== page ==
The panel of McCallum, de Brisis, and Ducatel take questions in a discussion moderated by Martin Porter, managing director for Edelman at The Centre in Brussels:

Michail Bletsas keynote speech, including slides, helps explain how the Web works:

David Lawsky, senior adviser to ECIS, introduces Bletsas. In the event this preceded the Bletsas speech:

Andrew Updegrove. a founding partner of the law firm Gesmer Updegrove LLP, in Boston, reacts to the Bletsas speech. He also raises novel questions about the dangers for society posed by war should server farms be attacked:

Thomas Vinje, chief counsel to ECIS, talks about the application of competition law to issues surrounding the cloud:

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Statement regarding EU General Court case T-167/08:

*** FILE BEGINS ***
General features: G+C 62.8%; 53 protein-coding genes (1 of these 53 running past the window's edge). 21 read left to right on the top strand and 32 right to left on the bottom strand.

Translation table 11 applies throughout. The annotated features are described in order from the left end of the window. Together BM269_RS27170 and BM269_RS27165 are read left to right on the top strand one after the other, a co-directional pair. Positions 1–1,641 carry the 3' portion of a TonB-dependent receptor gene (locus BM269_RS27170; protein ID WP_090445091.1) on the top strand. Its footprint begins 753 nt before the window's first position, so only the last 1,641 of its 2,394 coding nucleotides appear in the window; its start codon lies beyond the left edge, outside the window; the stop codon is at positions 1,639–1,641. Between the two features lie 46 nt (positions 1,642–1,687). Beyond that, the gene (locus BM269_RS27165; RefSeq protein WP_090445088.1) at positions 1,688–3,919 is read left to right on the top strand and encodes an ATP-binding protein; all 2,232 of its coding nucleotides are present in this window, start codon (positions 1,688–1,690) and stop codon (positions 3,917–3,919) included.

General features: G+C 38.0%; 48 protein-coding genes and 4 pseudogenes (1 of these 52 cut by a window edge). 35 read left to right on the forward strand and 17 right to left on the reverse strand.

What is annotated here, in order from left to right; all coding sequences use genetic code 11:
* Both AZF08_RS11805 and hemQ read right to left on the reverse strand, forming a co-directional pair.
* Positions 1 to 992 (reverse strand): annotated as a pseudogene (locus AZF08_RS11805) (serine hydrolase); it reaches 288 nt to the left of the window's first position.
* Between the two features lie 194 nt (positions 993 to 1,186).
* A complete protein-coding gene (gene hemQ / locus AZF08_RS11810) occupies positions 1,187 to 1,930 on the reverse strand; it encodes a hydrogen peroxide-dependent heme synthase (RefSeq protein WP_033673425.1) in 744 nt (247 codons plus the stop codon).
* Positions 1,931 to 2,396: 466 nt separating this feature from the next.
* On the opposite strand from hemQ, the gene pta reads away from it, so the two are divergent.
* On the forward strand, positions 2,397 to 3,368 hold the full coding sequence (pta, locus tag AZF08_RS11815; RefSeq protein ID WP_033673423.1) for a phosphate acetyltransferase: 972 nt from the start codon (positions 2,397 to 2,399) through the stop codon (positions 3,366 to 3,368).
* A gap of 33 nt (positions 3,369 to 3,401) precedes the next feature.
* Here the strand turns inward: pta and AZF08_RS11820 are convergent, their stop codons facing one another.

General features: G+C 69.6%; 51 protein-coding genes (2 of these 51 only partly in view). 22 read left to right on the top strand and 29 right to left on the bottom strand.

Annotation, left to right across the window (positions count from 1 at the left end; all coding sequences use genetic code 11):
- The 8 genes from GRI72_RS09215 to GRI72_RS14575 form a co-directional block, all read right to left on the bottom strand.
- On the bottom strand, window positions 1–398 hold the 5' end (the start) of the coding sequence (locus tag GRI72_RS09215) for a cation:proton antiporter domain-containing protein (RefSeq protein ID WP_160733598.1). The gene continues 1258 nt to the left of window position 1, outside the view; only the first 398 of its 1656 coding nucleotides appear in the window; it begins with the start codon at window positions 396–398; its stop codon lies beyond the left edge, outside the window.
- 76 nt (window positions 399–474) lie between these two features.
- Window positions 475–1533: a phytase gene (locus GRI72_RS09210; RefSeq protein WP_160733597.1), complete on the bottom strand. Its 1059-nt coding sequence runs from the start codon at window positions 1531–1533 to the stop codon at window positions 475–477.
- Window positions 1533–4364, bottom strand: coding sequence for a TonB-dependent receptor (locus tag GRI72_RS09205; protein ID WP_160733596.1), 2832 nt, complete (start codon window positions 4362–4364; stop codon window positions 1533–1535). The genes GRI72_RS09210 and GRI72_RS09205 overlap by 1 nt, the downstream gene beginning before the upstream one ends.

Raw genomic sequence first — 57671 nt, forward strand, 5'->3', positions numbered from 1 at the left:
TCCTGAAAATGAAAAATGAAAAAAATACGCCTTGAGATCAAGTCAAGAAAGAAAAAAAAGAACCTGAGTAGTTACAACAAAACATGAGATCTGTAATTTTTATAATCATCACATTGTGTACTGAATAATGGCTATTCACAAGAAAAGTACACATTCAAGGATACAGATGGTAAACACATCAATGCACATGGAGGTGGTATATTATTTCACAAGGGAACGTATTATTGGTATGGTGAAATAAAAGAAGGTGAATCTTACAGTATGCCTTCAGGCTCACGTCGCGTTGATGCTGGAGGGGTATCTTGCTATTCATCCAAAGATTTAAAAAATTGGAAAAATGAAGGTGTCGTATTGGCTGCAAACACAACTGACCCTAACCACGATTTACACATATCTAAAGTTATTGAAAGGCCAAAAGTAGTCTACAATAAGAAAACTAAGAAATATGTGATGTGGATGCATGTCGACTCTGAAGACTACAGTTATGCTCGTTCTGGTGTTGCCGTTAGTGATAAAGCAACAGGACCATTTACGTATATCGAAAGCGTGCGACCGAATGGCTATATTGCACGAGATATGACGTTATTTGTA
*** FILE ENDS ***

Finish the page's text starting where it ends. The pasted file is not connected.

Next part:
Brussels, 27 June 2012 – “The European Committee for Interoperable Systems is pleased that the court essentially upheld the Commission’s actions regarding Microsoft, making only a 4 percent adjustment in the fine,” said ECIS spokesman Thomas Vinje.

“Of course, today’s decision in no way changes the remedies or fine which the European Commission imposed on Microsoft eight years ago, when it found that Microsoft illegally used its monopoly power to squelch competition,” he said.

“Nor does it change the requirement that Microsoft provide interoperability information on a fair, reasonable and non-discriminatory basis (FRAND),” Vinje said.

FINE

“The decision today makes a minor adjustment for one of two monetary penalties imposed on Microsoft for its delays.  Microsoft had delayed its compliance with remedies which the Commission imposed with the aim of restoring competition,” Vinje said.